Report: Ford and GM EV strategies solid, but Tesla will stay top seller

Tesla may be on a downward trajectory in its share of the U.S. EV market. But even by the time the 2027 model year rolls around, the U.S. maker of exclusively EVs will stay on top, according to the annual Car Wars study released last week from Bank of America. 

The strategies of Ford and GM “both appear relatively solid,” despite being very different from each other. GM and Stellantis in particular, with its “evolving” EV strategy, are poised to make great gains in their share of the EV market by then, according to the report that assesses the relative strength of each automaker’s U.S. vehicle product pipeline.

The study, first run in 1991, looks to a range of primary and secondary sources ranging from industry contacts and trade publications to the supply chain and au tomakers’ strategies on vehicle platforms and planning around product cycles. This year’s study looks ahead to model years 2024 through 2027, which generally covers calendar years 2023-2026. 

Bank of America Car Wars study 2023 - EV sales growth

Bank of America Car Wars study 2023 – EV sales growth

BoA predicts EV sales to hit 11% of the total market this year, 14% in calendar year 2024, 21% in 2025, and 26% in 2026. Within those dynamics, Tesla’s piece of the EV market is becoming smaller in a relative sense even as it continues to grow larger versus the market as a whole. It had 78% of the EV market in 2018 and 62% of it in 2022, and BoA predicts that share will continue to drop to about 18% of it in 2026. But by then Tesla will rise to nearly 5% of total U.S. auto sales. 

What BoA terms to be “EV entrants,” including Tesla plus others like Lucid, Fisker, and Rivian, will make up 7.5% of U.S. auto sales by 2026, with their combined share of the EV market dropping to about 30%. During the same time, so-called incumbent automakers will rise from barely adding up to more than 20% of the market to more than half of it by 2026—but no one of them in particular will exceed Tesla. It sees Stellantis as one of the biggest gainers in this, going from less than 1% in 2022 to 8% by 2026. 

Today, the top-selling brand for EVs is Tesla and the top-selling fully electric model is the Tesla Model Y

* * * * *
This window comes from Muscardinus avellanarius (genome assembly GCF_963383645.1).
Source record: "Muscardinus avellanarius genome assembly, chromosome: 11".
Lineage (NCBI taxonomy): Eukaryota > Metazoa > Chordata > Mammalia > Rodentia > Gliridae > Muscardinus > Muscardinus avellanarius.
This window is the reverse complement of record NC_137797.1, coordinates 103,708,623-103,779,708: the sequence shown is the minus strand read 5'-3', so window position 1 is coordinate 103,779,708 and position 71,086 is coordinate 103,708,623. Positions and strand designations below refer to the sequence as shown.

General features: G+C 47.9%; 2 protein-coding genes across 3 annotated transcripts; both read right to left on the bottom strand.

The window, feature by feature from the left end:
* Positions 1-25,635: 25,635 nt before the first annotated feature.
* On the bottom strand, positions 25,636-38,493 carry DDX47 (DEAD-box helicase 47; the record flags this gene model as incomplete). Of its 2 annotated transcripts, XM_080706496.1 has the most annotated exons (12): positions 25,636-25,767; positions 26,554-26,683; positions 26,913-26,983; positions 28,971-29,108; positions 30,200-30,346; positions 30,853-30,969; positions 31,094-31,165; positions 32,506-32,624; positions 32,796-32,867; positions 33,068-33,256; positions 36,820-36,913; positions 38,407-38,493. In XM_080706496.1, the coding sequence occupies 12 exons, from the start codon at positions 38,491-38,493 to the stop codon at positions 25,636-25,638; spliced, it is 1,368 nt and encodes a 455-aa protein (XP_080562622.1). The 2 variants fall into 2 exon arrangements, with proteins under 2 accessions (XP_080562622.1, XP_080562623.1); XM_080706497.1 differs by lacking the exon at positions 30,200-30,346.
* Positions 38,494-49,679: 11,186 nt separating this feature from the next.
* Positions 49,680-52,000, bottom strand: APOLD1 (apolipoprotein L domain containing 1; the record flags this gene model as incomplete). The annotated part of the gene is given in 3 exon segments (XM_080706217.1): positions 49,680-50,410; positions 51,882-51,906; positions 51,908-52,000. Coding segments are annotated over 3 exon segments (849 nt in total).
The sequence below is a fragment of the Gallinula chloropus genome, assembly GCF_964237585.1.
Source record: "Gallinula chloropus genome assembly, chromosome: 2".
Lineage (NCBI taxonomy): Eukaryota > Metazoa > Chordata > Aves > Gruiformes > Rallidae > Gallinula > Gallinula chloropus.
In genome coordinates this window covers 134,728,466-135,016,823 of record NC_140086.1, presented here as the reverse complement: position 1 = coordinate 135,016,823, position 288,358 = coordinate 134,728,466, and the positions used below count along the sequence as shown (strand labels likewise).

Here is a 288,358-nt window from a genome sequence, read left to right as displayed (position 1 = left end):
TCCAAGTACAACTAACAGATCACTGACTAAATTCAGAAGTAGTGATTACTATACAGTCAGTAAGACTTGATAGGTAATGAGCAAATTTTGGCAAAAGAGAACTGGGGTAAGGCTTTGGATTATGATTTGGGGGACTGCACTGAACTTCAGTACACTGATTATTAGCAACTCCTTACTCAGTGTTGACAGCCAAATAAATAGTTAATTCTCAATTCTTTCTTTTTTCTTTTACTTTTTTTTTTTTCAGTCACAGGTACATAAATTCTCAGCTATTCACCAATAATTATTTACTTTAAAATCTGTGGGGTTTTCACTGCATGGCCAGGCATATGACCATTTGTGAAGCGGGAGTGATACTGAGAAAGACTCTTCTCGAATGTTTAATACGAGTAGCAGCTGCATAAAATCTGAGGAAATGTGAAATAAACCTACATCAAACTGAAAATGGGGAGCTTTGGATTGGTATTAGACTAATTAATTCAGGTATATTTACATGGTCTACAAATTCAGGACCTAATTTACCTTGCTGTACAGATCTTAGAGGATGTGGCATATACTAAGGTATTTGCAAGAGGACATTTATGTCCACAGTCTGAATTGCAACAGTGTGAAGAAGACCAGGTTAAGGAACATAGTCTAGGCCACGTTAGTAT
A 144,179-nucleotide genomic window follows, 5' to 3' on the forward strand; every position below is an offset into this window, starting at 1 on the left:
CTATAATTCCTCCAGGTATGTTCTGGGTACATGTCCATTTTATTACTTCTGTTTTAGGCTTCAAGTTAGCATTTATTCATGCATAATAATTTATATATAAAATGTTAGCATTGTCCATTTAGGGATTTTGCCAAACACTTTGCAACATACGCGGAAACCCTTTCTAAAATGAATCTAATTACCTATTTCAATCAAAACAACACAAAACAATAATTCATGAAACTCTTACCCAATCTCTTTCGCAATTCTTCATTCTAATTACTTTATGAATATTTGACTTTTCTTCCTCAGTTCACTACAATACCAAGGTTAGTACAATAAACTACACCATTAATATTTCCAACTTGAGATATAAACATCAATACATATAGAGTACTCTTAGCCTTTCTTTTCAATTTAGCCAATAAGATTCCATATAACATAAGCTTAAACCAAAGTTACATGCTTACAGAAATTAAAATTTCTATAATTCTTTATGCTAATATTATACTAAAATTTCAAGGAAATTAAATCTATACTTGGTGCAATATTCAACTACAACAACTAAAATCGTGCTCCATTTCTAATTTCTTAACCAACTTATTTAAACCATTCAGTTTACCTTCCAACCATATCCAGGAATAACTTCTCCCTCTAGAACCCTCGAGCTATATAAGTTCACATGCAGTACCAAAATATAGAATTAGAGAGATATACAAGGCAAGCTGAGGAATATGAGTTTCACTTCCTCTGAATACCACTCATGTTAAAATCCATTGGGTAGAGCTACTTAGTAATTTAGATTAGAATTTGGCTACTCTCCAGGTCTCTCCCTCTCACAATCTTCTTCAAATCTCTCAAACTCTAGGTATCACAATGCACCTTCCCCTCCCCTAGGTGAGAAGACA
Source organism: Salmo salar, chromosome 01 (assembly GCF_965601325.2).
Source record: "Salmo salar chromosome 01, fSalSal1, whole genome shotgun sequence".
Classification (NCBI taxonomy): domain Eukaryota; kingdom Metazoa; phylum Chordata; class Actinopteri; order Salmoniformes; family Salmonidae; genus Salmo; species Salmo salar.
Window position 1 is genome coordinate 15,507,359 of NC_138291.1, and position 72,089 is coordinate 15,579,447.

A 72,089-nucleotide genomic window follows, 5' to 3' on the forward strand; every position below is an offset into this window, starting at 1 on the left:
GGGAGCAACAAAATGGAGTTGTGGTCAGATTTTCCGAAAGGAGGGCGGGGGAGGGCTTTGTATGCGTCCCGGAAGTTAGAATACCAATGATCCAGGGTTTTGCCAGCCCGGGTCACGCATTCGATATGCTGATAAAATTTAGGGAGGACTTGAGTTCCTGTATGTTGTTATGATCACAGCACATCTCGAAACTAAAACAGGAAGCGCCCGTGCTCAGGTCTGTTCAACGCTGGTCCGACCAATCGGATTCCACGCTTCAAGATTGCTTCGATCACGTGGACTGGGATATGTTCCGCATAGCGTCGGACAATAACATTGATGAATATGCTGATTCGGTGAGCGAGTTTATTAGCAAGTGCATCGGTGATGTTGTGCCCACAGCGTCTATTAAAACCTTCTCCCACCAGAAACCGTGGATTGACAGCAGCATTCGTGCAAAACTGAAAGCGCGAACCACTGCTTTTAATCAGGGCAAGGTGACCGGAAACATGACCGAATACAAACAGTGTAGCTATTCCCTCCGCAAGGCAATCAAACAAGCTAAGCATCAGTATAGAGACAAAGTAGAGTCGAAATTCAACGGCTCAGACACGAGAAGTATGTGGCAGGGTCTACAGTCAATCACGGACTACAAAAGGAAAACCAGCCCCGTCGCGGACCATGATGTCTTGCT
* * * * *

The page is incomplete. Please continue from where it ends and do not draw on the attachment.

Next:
. Nothing else comes close. But within a few years that’s likely to change. 

2023 Tesla Model Y - Courtesy of Tesla, Inc.

2023 Tesla Model Y – Courtesy of Tesla, Inc.

By new model nameplates (not necessarily sales volume), BoA expects GM to skew the most toward EVs, with EVs making up two-thirds of the company’s new-model introductions for 2024-2027. For the same period, EVs will make up just 22% of new-model introductions for Toyota and 24% for Nissan. Both of those latter automakers are expected to boast the most hybrid model introductions in that period. 

BoA notes that just over the forecast period, the number of fully electric new-model nameplates will exceed that for ICE vehicles. It suggests that ICE’s dominance is over, and hybrids will be “shrinking in relevancy as ICE vehicles and EVs approach cost parity.”

“GM’s product pipeline of electric vehicles appears particularly compelling, with 22 EV models launching over our forecast period, beginning with Cadillac and expanding across all the company’s brands,” it noted. 

2024 Cadillac Lyriq

2024 Cadillac Lyriq

EVs aren’t the only portion of the market growing rapidly. The crossover utility market is saturated, and BoA suggested that even more new-model launches will create an environment for more price competition in model years 2025-2027. The total number of models on the market will also soar—to 416 models, up from 284 in 2022. 

“In large part, this is driven by OEMs’ efforts to capitalize on a burgeoning recovery in the U.S. automotive cycle with fresh product, as well as to expand their EV and luxury lineups,” the company said. 

BofA also points out that product cancellations are increasingly likely, so don’t entirely plan on automakers creating every EV or crossover they’ve suggested might be on the way. 

“The next four+ years could be some of the most uncertain and volatile for product strategy ever,” it summed—with an outcome that likely once again depends somewhat on the next presidential election.